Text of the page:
“If you have an important point to make, don’t try to be subtle or clever. Use a pile driver. Hit the point once. Then come back and hit it again. Then hit it a third time – a tremendous whack.” – Winston Churchill
I remember listening to an episode of Fresh Air on NPR many years ago and the guest was Stephen Sondheim. One of the questions that Terry Gross asked him threw me for a loop. “Have you ever changed a lyric because it was too clever?” she asked. I thought, “What kind of question is that to ask a Pulitzer Prize-winning composer and lyricist?” But as it turned out, Sondheim gave a long and thoughtful answer, proving two things to me: one, when interviewing someone, surprising questions often inspire the most substantive responses; and two, artfulness is not always the goal of creative work.
As communications experts, we at Libretto understand that writing well is not the same as communicating well. At its best, business writing is clear, concise, and direct. Readers have no time and even less inclination to ponder hidden meanings, unusual turns of phrase, or purple prose. Clever writing is not clear writing, and it typically serves the writer’s ego more than the client’s needs.
“I am so clever that sometimes I don't understand a single word of what I am saying.” – Oscar Wilde
I used to work at WGBH and one of my responsibilities was to create brochures to help sell corporate sponsorships of national PBS programs, such as The American Experience, Mystery, NOVA, The Victory Garden, and others. I collaborated closely with designers and in one presentation meeting, the producer of a certain documentary film grew impatient with our insistence on fine-tuning various aspects of the piece. “This is not art,” he complained rather loudly and not a little insensitively. “What I do is art!”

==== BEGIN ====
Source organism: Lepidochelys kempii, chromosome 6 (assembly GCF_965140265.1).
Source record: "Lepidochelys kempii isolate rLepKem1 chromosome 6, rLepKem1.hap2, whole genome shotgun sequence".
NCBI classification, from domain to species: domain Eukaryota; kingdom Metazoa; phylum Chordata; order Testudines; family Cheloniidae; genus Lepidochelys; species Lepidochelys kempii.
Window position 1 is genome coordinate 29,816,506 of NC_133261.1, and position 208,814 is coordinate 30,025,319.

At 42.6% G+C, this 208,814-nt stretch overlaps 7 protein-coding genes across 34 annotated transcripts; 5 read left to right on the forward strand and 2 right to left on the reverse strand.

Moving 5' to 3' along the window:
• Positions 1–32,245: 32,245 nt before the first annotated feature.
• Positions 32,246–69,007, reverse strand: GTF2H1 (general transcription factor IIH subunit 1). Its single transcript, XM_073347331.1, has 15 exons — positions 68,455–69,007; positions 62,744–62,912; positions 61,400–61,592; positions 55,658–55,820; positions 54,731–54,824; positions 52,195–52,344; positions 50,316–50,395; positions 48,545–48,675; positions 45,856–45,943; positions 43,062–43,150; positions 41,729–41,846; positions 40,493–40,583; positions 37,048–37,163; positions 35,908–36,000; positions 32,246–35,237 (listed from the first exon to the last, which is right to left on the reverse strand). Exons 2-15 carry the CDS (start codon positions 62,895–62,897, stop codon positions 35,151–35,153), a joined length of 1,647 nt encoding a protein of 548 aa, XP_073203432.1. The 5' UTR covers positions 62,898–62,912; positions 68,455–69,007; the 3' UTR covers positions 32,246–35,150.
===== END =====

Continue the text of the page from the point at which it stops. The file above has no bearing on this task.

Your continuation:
He had a point, uncomfortable though it was to hear it. At the same time, you want your creative team to aspire to the highest standards of skill and quality they can muster in their work. And very often, small details can make a big difference. It was never our intention to create a work of art, but it took creativity and imagination to develop a compelling sales tool that would reflect the majestic sweep of a television program that had yet to be filmed. The producer was unwilling to acknowledge that while his medium and ours were different, each is susceptible to good or bad execution and we all took pride in delivering our best work.
“The highest condition of art is artlessness.” – Henry David Thoreau
That said, just as writers could fall in the trap of creating copy that is too ornate or verbose, designers can sometimes make perfectly good text hard to read by doing something visually “clever” to it, like rendering it sideways or in odd fonts or very small point sizes. If the writing isn’t clear and to the point, and if the design makes the words difficult to read, then we have failed – artistic quality be damned.
I prefer to think of the work we do – and do damned well – to be more craftsmanlike than artistic. We don’t invent out of whole cloth to satisfy our own souls so much as make order and meaning from known facts in the service of specific audiences with specific needs, goals, and expectations. That doesn’t make it any easier to do, but if our work makes it easier for the reader – and satisfies our clients’ needs – then we have done our job well.